Thursday, December 13, 2007

The Social Costs of Riding the Bus

Today was an interesting day for me in public transportation; I realized that there is a serious failure in the market for public transportation. Every time I ride the bus, there is always that person claiming that he/she “doesn’t have their wallet,” or “can’t find their monthly card.” At first I thought, “I purchase a monthly pass in order to ride the bus to work, why can’t they?” Well, it’s not just about their lack of fare – there is a social cost that we all pay.

Different from the train, the bus driver has discretion regarding fares. The bus drive may simply say, “Okay, but bring it next time” upon hearing the excuse. I overheard a passenger in conversation with another passenger about how this passenger never pays the fare because he can always sweet-talk the bus driver. This is a problem that creates a social cost for all of us who ride the bus.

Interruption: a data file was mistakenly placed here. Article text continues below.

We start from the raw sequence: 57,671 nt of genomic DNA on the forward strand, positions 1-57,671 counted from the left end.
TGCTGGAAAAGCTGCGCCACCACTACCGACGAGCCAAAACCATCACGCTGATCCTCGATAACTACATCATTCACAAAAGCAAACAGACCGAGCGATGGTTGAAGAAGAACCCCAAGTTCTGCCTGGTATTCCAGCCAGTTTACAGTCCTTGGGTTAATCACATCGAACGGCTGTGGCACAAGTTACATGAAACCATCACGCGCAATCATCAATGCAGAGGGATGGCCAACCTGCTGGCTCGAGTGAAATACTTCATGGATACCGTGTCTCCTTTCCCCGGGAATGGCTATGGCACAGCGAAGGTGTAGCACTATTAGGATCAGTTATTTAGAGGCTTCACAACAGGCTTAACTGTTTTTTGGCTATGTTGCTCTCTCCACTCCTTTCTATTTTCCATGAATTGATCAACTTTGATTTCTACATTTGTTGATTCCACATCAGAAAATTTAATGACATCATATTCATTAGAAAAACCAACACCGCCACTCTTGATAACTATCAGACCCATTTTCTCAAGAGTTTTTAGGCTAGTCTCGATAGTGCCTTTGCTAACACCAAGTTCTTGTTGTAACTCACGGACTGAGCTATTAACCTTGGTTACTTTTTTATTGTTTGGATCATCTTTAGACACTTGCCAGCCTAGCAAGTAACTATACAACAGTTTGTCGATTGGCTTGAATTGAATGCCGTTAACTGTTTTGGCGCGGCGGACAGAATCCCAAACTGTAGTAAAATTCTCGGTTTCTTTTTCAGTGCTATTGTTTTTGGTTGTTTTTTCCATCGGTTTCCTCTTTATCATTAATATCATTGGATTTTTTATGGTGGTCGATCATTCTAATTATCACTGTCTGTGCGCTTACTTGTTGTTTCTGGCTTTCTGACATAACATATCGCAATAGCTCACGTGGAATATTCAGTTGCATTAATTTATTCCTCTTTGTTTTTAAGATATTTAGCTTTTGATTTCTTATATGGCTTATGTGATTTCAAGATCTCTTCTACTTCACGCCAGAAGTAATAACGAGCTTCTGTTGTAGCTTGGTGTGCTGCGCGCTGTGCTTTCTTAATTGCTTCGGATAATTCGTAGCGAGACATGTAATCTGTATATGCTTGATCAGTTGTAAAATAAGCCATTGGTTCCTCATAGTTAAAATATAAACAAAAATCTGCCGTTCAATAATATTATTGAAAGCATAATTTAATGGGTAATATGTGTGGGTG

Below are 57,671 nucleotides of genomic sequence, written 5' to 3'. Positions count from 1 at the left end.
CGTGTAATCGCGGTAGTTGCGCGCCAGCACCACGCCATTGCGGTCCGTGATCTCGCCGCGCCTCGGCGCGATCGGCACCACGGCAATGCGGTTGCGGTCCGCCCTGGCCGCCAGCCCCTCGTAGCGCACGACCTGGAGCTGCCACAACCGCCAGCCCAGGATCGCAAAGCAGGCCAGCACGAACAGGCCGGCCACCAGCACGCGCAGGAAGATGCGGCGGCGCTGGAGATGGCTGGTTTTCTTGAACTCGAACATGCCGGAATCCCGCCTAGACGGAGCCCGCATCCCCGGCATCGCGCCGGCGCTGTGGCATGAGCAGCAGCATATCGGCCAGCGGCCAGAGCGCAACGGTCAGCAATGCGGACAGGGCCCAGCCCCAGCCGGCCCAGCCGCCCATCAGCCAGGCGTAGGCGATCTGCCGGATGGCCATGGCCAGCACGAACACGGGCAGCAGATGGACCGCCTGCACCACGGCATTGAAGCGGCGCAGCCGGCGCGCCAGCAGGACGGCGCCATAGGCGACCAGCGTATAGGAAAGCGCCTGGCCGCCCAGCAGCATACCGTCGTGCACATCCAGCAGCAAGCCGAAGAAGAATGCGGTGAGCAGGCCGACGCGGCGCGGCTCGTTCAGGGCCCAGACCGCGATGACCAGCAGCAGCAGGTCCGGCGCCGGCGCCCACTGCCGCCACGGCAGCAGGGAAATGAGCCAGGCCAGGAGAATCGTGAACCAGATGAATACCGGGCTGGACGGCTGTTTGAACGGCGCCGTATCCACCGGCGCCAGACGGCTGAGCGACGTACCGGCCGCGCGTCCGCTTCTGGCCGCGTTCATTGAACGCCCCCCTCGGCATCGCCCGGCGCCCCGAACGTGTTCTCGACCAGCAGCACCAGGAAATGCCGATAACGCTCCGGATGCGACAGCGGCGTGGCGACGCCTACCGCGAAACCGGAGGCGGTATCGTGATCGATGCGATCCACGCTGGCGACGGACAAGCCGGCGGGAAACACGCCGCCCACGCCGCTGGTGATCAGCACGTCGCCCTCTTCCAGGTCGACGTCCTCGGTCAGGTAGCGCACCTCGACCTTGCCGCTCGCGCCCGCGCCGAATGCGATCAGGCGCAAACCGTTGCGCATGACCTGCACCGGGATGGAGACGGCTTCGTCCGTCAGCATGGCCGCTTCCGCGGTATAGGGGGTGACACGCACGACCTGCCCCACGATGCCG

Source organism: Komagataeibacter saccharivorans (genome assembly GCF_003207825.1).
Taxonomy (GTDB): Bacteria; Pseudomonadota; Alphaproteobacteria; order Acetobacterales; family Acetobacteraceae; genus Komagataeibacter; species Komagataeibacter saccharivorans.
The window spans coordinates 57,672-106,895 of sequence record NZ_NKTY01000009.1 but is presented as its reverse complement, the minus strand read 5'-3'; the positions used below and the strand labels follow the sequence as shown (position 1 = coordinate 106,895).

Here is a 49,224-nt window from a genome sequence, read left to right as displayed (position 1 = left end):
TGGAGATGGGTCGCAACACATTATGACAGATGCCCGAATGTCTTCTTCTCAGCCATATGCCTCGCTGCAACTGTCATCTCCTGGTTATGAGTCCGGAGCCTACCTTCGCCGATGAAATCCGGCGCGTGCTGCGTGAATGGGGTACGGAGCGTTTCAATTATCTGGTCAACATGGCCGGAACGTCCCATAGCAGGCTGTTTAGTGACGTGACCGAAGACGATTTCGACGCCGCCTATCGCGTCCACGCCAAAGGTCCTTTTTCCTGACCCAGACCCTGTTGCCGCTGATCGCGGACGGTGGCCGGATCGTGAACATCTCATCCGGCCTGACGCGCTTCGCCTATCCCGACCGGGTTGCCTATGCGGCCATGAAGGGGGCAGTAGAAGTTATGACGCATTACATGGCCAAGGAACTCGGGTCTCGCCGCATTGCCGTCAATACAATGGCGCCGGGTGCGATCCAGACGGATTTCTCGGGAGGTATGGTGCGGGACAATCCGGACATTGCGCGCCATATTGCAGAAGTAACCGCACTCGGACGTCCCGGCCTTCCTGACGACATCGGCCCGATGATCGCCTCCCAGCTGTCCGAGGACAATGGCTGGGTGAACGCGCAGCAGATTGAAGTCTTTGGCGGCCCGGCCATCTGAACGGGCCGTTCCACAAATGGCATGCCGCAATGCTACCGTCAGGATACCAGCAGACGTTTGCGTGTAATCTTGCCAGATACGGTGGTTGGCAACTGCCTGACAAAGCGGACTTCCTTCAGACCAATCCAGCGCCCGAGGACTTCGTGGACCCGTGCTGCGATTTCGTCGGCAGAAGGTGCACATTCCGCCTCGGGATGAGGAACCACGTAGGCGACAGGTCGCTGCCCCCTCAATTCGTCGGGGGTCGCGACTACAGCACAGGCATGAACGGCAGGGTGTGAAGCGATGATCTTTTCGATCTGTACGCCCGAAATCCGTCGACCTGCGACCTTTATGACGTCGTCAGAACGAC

Let’s see – the government (regulators of public transportation) must know that the bus drivers often allow non-fare riders to take public transportation. The price-setter of the public transportation authority takes this fact into account when setting fares and sets a higher fares on average. The non-fare riders cause higher fares for all of the passengers in order to pay for the average cost of transportation. Simply said, you and I pay for the non-fare passengers. In Economics, this is a social cost – a cost paid by society for a market transaction, impacting others besides the buyer and seller of the good. The market transaction is between the bus driver (seller) and the non-fare rider (buyer). The social cost is the bus space used by the non-fare rider (which can be large during rush hour) and the higher average fare.

London, England understands this social cost. As you see in the photo, the bus driver is in a small room/cab surrounded by Plexiglas. During rush hour, he (photo here is a he) simply closes the Plexiglas, and nobody can sweet-talk him into allowing non-fare riders to enter the bus. The social cost associated with those passengers that do not pay is zero.

Do you have any thoughts? I welcome your comments. Best, Nonthruths

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